To me, John the Baptist is one of the most compelling figures in the New Testament. Certainly the people of his own time found him fascinating. Great crowds of them trooped out to the Jordan River to hear this strange man dressed in camel skins preach repentance, and to be baptized by him. Our Gospel today records the moment when John’s mission is finally fulfilled – the moment when he sees Jesus approaching and cries out “Look there! There is the man I have been telling you about. The Lamb of God who takes away the sins of the world.”
Perhaps the most remarkable thing about John the Baptist is that he is mentioned in the Scriptures at all. The writers of the New Testament had good reasons to leave him out — to hush him up — to pretend that he didn’t exist.
You see, not all of John’s disciples were converted to Christ. Many continued to insist that John, not Jesus, was the Messiah. For many years after John’s death, Christians debated with John’s followers over who was really the Lamb of God. And its not as if the Christians had all of the good arguments on their side. The Baptist’s followers would ask Christians, “How can you claim your master is greater than ours, when it was our John who baptized your Jesus?
So when the time came to write the Gospels, there had to be a great temptation to leave John out of the narrative. But when push came to shove, the Evangelists couldn’t bring themselves to exclude John from the story. Why? Because Jesus had spoken of him too often, and with too much love. A person of whom Jesus had spoken so highly, could not be left out of the Good News of Christ.
Some scholars think that John once belonged to a Jewish sect called the Essenes. The Essenes were convinced that the Messiah was about to come, and that it was necessary to prepare for his arrival by repenting their sins and by living lives of asceticism and ritual purity. Because they felt that the cities of the time were hopelessly corrupted, they retreated to the desert, far away from other people, and carefully prepared themselves for their own salvation.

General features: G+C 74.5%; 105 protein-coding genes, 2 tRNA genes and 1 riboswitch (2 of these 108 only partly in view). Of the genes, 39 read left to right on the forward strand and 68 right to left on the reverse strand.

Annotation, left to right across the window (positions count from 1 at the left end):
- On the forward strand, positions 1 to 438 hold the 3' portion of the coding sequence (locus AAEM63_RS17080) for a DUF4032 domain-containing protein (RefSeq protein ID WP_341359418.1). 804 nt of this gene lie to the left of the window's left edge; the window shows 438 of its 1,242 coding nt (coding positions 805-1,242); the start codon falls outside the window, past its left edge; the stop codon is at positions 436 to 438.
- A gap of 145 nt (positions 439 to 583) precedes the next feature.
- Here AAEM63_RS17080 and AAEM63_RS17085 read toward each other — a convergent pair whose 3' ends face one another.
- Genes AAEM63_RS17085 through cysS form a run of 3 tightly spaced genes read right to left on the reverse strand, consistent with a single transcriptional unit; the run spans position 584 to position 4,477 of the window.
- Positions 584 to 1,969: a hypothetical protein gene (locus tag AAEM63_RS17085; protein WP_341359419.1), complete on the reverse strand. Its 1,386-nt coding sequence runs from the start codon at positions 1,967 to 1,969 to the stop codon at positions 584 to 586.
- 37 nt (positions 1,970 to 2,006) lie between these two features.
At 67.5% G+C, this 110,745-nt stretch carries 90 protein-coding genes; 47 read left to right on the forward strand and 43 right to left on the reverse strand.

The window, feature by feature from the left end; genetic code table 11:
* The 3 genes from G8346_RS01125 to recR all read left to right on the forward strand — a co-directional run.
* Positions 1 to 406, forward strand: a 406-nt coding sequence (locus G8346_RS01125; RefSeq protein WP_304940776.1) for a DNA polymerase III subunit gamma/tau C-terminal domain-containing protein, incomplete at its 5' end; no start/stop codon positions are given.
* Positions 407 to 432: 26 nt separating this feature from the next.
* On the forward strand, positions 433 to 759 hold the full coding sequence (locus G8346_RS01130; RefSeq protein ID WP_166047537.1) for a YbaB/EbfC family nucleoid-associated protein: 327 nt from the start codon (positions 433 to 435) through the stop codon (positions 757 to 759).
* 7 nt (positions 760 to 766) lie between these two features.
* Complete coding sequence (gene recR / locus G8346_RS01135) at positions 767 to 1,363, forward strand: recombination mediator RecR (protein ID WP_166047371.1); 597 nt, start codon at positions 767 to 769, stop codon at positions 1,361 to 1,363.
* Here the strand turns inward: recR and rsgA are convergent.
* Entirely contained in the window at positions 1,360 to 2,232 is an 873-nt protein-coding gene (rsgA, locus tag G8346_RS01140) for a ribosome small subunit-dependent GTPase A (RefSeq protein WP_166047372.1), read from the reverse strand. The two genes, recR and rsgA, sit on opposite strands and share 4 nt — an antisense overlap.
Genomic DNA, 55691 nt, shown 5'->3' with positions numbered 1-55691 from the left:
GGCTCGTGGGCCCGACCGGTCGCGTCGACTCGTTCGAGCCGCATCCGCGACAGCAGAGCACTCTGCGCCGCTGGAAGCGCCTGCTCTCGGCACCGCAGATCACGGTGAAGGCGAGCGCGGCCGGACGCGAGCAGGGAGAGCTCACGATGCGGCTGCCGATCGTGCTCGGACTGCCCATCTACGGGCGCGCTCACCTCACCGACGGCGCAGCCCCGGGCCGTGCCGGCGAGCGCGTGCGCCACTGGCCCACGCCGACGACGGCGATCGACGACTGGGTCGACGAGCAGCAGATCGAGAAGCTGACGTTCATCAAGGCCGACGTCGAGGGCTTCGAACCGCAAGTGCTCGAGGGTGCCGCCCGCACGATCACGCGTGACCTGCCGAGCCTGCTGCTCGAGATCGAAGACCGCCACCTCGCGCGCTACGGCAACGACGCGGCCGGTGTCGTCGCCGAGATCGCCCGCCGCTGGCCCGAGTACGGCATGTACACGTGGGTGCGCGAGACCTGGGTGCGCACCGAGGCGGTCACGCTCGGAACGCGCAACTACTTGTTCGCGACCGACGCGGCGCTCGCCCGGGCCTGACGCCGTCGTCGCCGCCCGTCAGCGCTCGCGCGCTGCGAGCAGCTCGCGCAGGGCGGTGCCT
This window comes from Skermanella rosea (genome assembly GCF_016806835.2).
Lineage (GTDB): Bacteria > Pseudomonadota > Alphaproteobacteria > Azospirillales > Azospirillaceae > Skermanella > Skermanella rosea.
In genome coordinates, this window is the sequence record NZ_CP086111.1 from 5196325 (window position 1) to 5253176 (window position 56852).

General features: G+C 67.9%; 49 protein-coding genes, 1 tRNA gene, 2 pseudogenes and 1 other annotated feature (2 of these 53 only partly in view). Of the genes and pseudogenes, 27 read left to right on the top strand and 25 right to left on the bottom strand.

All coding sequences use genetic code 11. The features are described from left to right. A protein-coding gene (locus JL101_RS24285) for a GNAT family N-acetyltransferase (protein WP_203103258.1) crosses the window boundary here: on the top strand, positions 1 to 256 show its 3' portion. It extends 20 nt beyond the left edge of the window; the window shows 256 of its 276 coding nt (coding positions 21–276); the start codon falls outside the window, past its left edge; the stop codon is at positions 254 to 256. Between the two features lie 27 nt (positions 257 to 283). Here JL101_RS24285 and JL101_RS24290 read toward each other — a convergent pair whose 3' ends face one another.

But John couldn’t find peace with the Essenes. He wasn’t satisfied with securing his own salvation. He cared too much about the people of Israel — the people back in those corrupted cities. So he risked everything — his own purity –his own salvation, to bring them a warning — to give them one last chance to reform their lives.
From John we learn that we can’t be concerned only with our own well-being, whether physical, emotional, or spiritual. We can’t take as our motto, “I’m O.K. — you’re on your own.” John didn’t stay in the desert with the Essenes. We can’t remain in a desert of self-interest. We have to be willing to take the risk of reaching out to other people. I’m only doing well if I’m helping others to do well.
So John set out to bring his message to the people. He couldn’t quite bring himself to go into those cities, but in their thousands the people, desperate for a word of hope, streamed out to him. And gradually, John, who wanted only to prepare the way for the messiah, became famous in his own right. Crowds hung on his every word. Devoted disciples clustered around him, offering to dedicate their lives to him and his cause. Word began to spread that John himself was to be the savior of Israel.
This had to be a time of tremendous temptation for John. If, like me, you’ve been watching a lot of football and basketball games on television lately, you’ll have noticed that whenever a television camera focuses on the crowd, they all stand up and wave, eager to be celebrities, if only for a moment. Human nature hasn’t changed much in a couple of thousand years. Imagine what it must have felt like for John to go from complete obscurity to tremendous fame. Not long before, he had been huddling in the desert. Now he was being proclaimed the messiah of God. This must have been an intoxicating experience. He had to be tempted to ‘believe his own press clippings’ — to conclude that he really was who they said he was.
But when the crucial moment came, on that day when he saw Jesus walking toward him, He had the integrity to tell his disciples, “That’s him over there. He is the chosen one of God — the Lamb of God who takes away the sins of the world. Leave me and go to him. I must decrease and he must increase.
We can learn from John’s integrity. As much as we long for acceptance, as much as we want to be respected and admired for our talents and achievements, our lives can’t focus on ourselves. Ultimately, our lives have to be directed outward. They have to point to other people — and to the Lamb of God who takes away the sins of the world.
Rev. Charles B. Gordon, C.S.C., is co-director of the Garaventa Center for Catholic Intellectual Life and American Culture at the University of Portland. He writes and records a regular blog called “Fractio Verbi.”